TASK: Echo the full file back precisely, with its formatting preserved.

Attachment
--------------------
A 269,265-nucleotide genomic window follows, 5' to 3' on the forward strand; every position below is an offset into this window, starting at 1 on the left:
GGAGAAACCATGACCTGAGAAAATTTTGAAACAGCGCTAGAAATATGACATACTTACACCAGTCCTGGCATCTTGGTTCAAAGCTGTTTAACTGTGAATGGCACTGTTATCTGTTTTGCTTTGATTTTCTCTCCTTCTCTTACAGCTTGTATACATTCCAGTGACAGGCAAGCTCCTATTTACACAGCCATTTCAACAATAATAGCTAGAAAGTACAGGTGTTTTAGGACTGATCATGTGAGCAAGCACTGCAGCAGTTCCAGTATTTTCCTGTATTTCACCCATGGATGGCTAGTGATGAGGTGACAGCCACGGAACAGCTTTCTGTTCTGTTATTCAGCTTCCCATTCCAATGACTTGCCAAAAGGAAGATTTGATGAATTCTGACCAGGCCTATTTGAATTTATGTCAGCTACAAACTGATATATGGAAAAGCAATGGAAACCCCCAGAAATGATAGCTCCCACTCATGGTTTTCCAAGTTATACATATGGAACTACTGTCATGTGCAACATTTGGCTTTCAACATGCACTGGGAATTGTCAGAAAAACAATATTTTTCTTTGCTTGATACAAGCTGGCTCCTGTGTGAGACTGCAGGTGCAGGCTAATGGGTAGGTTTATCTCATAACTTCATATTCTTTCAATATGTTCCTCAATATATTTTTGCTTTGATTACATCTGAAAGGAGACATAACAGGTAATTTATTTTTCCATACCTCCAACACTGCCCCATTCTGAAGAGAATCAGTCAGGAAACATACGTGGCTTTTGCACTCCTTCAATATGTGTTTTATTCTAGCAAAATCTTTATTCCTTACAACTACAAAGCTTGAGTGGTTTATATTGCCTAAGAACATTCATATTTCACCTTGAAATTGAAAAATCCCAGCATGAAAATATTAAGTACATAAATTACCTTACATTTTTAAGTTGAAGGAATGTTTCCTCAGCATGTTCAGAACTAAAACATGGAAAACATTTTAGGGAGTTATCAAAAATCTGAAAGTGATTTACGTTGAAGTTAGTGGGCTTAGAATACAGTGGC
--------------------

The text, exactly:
A 269,265-nucleotide genomic window follows, 5' to 3' on the forward strand; every position below is an offset into this window, starting at 1 on the left:
GGAGAAACCATGACCTGAGAAAATTTTGAAACAGCGCTAGAAATATGACATACTTACACCAGTCCTGGCATCTTGGTTCAAAGCTGTTTAACTGTGAATGGCACTGTTATCTGTTTTGCTTTGATTTTCTCTCCTTCTCTTACAGCTTGTATACATTCCAGTGACAGGCAAGCTCCTATTTACACAGCCATTTCAACAATAATAGCTAGAAAGTACAGGTGTTTTAGGACTGATCATGTGAGCAAGCACTGCAGCAGTTCCAGTATTTTCCTGTATTTCACCCATGGATGGCTAGTGATGAGGTGACAGCCACGGAACAGCTTTCTGTTCTGTTATTCAGCTTCCCATTCCAATGACTTGCCAAAAGGAAGATTTGATGAATTCTGACCAGGCCTATTTGAATTTATGTCAGCTACAAACTGATATATGGAAAAGCAATGGAAACCCCCAGAAATGATAGCTCCCACTCATGGTTTTCCAAGTTATACATATGGAACTACTGTCATGTGCAACATTTGGCTTTCAACATGCACTGGGAATTGTCAGAAAAACAATATTTTTCTTTGCTTGATACAAGCTGGCTCCTGTGTGAGACTGCAGGTGCAGGCTAATGGGTAGGTTTATCTCATAACTTCATATTCTTTCAATATGTTCCTCAATATATTTTTGCTTTGATTACATCTGAAAGGAGACATAACAGGTAATTTATTTTTCCATACCTCCAACACTGCCCCATTCTGAAGAGAATCAGTCAGGAAACATACGTGGCTTTTGCACTCCTTCAATATGTGTTTTATTCTAGCAAAATCTTTATTCCTTACAACTACAAAGCTTGAGTGGTTTATATTGCCTAAGAACATTCATATTTCACCTTGAAATTGAAAAATCCCAGCATGAAAATATTAAGTACATAAATTACCTTACATTTTTAAGTTGAAGGAATGTTTCCTCAGCATGTTCAGAACTAAAACATGGAAAACATTTTAGGGAGTTATCAAAAATCTGAAAGTGATTTACGTTGAAGTTAGTGGGCTTAGAATACAGTGGC